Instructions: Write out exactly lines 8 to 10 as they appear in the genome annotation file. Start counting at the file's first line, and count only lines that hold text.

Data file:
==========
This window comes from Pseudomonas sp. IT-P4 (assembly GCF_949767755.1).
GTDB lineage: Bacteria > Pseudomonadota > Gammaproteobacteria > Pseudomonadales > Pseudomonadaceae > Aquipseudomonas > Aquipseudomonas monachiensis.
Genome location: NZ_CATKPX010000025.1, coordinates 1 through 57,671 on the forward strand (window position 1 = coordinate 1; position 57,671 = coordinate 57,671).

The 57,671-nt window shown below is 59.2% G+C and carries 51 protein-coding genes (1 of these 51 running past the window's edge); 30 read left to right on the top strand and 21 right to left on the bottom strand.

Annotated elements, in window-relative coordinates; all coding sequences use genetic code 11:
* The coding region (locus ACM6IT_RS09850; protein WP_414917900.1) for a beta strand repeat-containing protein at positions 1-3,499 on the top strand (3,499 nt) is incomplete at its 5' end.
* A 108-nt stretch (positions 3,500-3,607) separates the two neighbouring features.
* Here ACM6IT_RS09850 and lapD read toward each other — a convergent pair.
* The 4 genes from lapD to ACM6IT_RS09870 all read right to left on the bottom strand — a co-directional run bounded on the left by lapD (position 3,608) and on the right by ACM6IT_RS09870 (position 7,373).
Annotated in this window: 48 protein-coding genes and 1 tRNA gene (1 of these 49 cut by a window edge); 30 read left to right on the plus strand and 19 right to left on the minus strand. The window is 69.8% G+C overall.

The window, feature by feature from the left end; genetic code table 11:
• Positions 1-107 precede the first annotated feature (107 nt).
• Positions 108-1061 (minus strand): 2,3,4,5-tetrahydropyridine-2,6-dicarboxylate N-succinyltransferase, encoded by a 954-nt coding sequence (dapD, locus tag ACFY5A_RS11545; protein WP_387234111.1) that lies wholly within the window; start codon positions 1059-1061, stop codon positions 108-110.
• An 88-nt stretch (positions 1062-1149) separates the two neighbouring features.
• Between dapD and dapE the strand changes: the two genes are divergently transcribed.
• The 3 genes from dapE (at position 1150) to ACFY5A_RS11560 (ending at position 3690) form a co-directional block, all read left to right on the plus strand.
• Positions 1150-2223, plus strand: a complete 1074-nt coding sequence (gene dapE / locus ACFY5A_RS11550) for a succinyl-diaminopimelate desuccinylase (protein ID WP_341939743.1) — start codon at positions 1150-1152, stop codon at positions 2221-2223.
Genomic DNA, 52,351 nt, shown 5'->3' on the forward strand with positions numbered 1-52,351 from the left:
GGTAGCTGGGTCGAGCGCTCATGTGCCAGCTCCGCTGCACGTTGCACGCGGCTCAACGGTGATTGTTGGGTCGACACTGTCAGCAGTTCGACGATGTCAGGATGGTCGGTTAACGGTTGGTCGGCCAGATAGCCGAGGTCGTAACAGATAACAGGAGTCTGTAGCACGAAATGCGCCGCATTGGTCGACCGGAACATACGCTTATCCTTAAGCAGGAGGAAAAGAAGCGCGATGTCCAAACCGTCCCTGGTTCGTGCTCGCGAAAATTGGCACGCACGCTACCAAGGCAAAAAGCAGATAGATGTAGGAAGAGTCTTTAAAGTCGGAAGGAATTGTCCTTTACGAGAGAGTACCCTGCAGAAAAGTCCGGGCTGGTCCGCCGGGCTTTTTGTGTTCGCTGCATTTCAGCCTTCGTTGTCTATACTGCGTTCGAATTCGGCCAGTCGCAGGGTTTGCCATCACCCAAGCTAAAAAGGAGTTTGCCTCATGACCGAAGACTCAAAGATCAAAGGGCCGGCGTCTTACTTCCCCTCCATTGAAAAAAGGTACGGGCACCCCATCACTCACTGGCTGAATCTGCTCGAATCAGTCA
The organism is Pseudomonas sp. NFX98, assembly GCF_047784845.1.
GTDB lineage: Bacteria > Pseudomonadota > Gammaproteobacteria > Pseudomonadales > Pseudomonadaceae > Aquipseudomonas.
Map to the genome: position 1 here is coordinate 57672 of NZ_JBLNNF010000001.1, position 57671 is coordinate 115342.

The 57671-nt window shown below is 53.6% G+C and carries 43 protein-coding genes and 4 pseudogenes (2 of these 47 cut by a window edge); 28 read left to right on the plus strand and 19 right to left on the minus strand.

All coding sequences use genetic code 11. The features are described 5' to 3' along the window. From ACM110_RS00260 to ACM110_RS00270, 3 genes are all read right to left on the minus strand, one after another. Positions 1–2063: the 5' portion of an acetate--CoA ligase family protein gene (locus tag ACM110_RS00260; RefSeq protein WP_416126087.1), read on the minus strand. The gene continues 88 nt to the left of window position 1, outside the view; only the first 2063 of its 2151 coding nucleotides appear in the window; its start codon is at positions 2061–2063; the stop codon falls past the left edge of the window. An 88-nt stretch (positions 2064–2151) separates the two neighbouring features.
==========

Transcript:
* Here ACM6IT_RS09850 and lapD read toward each other — a convergent pair.
* The 4 genes from lapD to ACM6IT_RS09870 all read right to left on the bottom strand — a co-directional run bounded on the left by lapD (position 3,608) and on the right by ACM6IT_RS09870 (position 7,373).
Annotated in this window: 48 protein-coding genes and 1 tRNA gene (1 of these 49 cut by a window edge); 30 read left to right on the plus strand and 19 right to left on the minus strand. The window is 69.8% G+C overall.